From the beginning of farming here in Sequatchie Cove we have wanted our work to stay focused on, and in sync with the seasons. In Tennessee the seasonal change of weather moves at a subtle yet steady pace on its solar journey. The wet, barren cold of winter gives way to an early ephemeral epigenetic spring. A spring whose numerous glorious days awaken into the dreamy warm mist, andhumid sweltering abundance and abandon of a Tennessee summer. Then the transitory light of August - a light gleaming in from some ancient cultural past of clearer skies strikes through about the 12th of August every year, bringing news of the coming autumn. The hardwoods of the Cumberland Plateaustarts to change it’s leaf colors from green to yellow, red, gold and brown. Winter arrives. Axial rotations and a cosmic solar sojourning of our earth bring about the season changes.
The activity of light in the world of growing plants is to create the ferment needed to move plant life along - chlorophyll is the substance that allows plants to organize themselves to utilize all this sunlight. It is the substance through which a plant receives light in order to do its photosynthetic activity. Lots of light = lots of activity. Low light = low activity; to none when cold. We farm by choice and by necessity with these seasonal shifts guiding us. We transform our work, and the pace at which we engage in work, along with the weather, with the light, with the seasons.When the days shorten, the weather cools, the chlorophyll cycle slows, the grass stops growing, we are now stopping milking. A lactating cow needs the highest quality grass creating the most photosynthetic energy with its chlorophyll to stay in good condition and to give the highest quality milk.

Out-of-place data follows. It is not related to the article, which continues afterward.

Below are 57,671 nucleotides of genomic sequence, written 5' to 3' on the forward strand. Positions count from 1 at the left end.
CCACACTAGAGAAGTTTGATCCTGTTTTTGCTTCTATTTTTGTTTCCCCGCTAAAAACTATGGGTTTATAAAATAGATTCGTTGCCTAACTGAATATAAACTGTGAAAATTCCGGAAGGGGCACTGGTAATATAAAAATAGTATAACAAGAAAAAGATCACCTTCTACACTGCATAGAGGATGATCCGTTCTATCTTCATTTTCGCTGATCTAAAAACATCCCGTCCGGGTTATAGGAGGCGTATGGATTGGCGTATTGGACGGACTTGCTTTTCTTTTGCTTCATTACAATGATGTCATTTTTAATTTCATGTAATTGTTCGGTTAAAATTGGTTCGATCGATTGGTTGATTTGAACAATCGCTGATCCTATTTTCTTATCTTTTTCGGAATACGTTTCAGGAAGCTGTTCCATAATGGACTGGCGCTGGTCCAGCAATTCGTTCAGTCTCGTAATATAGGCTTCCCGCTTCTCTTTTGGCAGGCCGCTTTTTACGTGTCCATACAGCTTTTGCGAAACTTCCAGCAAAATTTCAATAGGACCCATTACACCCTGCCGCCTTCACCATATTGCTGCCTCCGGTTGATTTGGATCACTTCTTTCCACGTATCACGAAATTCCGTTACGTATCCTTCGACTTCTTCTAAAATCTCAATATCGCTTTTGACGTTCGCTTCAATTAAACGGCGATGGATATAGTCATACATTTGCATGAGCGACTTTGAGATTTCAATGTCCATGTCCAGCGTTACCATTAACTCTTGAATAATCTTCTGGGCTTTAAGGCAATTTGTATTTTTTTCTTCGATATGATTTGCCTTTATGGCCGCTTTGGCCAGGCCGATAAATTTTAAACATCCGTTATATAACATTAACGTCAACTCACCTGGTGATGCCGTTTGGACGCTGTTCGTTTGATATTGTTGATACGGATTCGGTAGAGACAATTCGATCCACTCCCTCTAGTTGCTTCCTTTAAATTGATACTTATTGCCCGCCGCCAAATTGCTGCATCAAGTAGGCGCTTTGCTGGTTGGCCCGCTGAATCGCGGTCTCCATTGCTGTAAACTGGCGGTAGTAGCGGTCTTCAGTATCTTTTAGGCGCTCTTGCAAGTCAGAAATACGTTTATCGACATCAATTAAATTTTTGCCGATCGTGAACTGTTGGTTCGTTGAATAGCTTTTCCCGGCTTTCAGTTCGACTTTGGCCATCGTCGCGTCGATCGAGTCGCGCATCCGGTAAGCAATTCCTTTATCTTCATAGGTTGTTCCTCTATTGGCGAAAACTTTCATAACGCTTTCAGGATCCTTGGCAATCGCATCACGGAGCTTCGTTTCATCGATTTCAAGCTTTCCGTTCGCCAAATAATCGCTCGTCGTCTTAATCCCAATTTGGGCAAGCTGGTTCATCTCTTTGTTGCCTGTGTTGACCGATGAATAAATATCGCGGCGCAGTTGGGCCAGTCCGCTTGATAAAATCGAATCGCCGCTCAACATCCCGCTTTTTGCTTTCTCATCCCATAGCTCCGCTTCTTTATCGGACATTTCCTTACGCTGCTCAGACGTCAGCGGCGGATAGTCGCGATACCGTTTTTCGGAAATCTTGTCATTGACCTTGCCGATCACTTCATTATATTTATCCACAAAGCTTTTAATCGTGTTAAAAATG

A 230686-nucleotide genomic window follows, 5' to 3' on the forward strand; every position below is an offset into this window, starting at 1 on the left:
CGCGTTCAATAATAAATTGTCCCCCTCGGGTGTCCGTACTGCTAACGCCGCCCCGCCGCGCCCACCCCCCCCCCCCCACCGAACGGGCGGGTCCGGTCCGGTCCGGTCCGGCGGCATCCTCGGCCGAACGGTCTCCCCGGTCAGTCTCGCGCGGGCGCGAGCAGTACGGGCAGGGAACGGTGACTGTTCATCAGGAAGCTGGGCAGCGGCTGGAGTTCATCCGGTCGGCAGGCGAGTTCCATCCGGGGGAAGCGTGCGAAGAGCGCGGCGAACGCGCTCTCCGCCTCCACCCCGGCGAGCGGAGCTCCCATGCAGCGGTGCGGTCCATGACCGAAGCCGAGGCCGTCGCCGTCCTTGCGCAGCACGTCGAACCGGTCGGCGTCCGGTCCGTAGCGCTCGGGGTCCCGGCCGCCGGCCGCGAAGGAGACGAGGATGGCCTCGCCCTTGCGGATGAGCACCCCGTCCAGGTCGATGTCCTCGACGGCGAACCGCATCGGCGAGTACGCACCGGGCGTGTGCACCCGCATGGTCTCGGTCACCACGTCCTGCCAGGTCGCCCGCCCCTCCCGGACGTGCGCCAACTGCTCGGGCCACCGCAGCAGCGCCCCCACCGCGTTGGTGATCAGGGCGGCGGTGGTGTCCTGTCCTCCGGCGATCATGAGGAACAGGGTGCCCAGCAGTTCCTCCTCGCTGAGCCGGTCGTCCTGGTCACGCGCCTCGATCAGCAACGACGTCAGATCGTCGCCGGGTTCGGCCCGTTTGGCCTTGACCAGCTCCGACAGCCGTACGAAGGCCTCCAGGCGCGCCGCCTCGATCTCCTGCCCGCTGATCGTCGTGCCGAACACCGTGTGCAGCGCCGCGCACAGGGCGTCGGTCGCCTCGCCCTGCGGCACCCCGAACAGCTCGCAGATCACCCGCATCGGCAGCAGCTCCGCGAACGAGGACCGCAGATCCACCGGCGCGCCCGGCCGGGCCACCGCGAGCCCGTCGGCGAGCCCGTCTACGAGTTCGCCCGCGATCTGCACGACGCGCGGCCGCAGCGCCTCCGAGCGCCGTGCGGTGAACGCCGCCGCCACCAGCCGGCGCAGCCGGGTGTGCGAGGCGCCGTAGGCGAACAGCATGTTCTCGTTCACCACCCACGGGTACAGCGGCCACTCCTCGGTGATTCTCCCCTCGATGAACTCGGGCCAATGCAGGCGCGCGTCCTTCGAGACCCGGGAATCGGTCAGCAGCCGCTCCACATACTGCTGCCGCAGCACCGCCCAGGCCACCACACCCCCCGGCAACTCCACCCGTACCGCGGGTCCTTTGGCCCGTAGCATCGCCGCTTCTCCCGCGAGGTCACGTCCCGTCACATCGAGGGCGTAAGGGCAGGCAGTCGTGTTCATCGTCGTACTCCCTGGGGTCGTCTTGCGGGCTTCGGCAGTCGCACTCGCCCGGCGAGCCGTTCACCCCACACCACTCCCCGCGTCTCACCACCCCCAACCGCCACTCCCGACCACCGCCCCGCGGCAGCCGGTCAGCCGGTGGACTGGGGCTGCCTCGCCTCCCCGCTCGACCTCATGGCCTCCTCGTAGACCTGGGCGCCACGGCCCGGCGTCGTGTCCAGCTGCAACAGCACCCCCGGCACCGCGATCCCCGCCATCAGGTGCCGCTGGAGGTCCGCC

The ebb and flow of working with the cycle of the year, the seasons feeds our emotional and physical life. In spring and summer we are racing around working as if in a dream, never ‘getting it all done’. In the fall we slowly wake up day by day and often wonder where we have been. We start to slow down a bit and once again are able to see the sky, the clouds above us the trees and plants around us, the animals and humans next to us. In the winter there are the cold wet days, where we might step outdoors to simply go on a walk, or to get the most basic needed chores done. Content to read, write, talk by the wood stove.
Many of our agricultural, business, even life decisions of what we do, how we work, are based on these four distinct seasons we have here in Tennessee.
So this year we are diving a little deeper. In the low light, low photosynthetic part of the year (starting November 21st) and during the months of December, January and the early part of February we will not milk cows. We will give the cows, the pasture, ourselves and the creamery a ‘break’. No cheese will be made and the pets that imbibe our milk will patiently wait until mid-February when the grass starts to green up and the cows start calving and giving milk.
We are excited at the thought of drying off the whole herd.(To dry off means to stop milking the cow, she then stops lactating. This is how cows have always been managed for health. A cow lactates for about 9 to 10 months and then is dry , not lactating for 2 or 3 months. During this time she rebuilds her vital energy reserves ready to have another calf and start the milking process again. And we are just as excited at the thought of lots of calves being born in February and March and the increasing workload we will have then and throughout the rest of next year. Next year we hope to have 40 to 50 milk cows grazing our pastures. This way of dairy farming is called seasonal calving, seasonal milking. All cows going dry at one time and all the cows calving at one time. This is contrary to the modern, more industrial model of keeping the factory going year round, night and day.